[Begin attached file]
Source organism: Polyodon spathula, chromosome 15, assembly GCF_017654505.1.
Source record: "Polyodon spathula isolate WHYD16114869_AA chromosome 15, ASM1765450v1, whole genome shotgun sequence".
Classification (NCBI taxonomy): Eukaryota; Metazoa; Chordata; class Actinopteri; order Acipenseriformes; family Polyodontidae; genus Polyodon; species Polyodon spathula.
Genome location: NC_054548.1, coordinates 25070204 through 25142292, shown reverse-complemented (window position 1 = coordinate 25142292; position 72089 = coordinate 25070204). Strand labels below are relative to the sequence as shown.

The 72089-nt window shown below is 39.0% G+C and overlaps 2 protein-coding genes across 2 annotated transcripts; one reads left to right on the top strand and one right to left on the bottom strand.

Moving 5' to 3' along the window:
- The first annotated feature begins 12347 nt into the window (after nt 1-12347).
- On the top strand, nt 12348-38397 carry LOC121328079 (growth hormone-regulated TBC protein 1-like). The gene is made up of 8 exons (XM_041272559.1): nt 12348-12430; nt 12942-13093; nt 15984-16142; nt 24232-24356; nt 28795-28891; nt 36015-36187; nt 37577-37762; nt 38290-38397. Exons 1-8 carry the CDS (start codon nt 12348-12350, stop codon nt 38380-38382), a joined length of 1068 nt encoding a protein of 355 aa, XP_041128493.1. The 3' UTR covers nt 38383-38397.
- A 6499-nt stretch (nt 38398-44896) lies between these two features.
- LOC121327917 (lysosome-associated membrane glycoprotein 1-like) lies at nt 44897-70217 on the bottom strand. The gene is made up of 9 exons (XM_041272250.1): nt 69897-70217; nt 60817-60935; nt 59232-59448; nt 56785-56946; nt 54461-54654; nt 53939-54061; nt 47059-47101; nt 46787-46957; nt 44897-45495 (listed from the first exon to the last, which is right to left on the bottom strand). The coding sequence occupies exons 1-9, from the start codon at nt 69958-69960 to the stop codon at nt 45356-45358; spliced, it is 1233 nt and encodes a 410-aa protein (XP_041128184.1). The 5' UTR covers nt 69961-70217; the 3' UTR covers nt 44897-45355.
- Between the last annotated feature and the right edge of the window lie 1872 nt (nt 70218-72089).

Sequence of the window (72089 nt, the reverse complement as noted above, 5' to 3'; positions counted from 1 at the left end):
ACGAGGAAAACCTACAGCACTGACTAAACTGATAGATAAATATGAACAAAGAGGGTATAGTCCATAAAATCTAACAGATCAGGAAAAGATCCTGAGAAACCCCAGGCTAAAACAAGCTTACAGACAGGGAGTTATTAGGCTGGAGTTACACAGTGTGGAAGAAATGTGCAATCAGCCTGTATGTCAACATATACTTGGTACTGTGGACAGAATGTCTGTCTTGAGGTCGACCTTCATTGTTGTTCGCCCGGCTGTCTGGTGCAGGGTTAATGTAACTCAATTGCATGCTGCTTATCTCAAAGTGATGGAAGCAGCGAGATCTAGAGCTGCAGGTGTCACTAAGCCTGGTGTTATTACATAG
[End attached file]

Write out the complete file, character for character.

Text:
Source organism: Polyodon spathula, chromosome 15, assembly GCF_017654505.1.
Source record: "Polyodon spathula isolate WHYD16114869_AA chromosome 15, ASM1765450v1, whole genome shotgun sequence".
Classification (NCBI taxonomy): Eukaryota; Metazoa; Chordata; class Actinopteri; order Acipenseriformes; family Polyodontidae; genus Polyodon; species Polyodon spathula.
Genome location: NC_054548.1, coordinates 25070204 through 25142292, shown reverse-complemented (window position 1 = coordinate 25142292; position 72089 = coordinate 25070204). Strand labels below are relative to the sequence as shown.

The 72089-nt window shown below is 39.0% G+C and overlaps 2 protein-coding genes across 2 annotated transcripts; one reads left to right on the top strand and one right to left on the bottom strand.

Moving 5' to 3' along the window:
- The first annotated feature begins 12347 nt into the window (after nt 1-12347).
- On the top strand, nt 12348-38397 carry LOC121328079 (growth hormone-regulated TBC protein 1-like). The gene is made up of 8 exons (XM_041272559.1): nt 12348-12430; nt 12942-13093; nt 15984-16142; nt 24232-24356; nt 28795-28891; nt 36015-36187; nt 37577-37762; nt 38290-38397. Exons 1-8 carry the CDS (start codon nt 12348-12350, stop codon nt 38380-38382), a joined length of 1068 nt encoding a protein of 355 aa, XP_041128493.1. The 3' UTR covers nt 38383-38397.
- A 6499-nt stretch (nt 38398-44896) lies between these two features.
- LOC121327917 (lysosome-associated membrane glycoprotein 1-like) lies at nt 44897-70217 on the bottom strand. The gene is made up of 9 exons (XM_041272250.1): nt 69897-70217; nt 60817-60935; nt 59232-59448; nt 56785-56946; nt 54461-54654; nt 53939-54061; nt 47059-47101; nt 46787-46957; nt 44897-45495 (listed from the first exon to the last, which is right to left on the bottom strand). The coding sequence occupies exons 1-9, from the start codon at nt 69958-69960 to the stop codon at nt 45356-45358; spliced, it is 1233 nt and encodes a 410-aa protein (XP_041128184.1). The 5' UTR covers nt 69961-70217; the 3' UTR covers nt 44897-45355.
- Between the last annotated feature and the right edge of the window lie 1872 nt (nt 70218-72089).

Sequence of the window (72089 nt, the reverse complement as noted above, 5' to 3'; positions counted from 1 at the left end):
ACGAGGAAAACCTACAGCACTGACTAAACTGATAGATAAATATGAACAAAGAGGGTATAGTCCATAAAATCTAACAGATCAGGAAAAGATCCTGAGAAACCCCAGGCTAAAACAAGCTTACAGACAGGGAGTTATTAGGCTGGAGTTACACAGTGTGGAAGAAATGTGCAATCAGCCTGTATGTCAACATATACTTGGTACTGTGGACAGAATGTCTGTCTTGAGGTCGACCTTCATTGTTGTTCGCCCGGCTGTCTGGTGCAGGGTTAATGTAACTCAATTGCATGCTGCTTATCTCAAAGTGATGGAAGCAGCGAGATCTAGAGCTGCAGGTGTCACTAAGCCTGGTGTTATTACATAG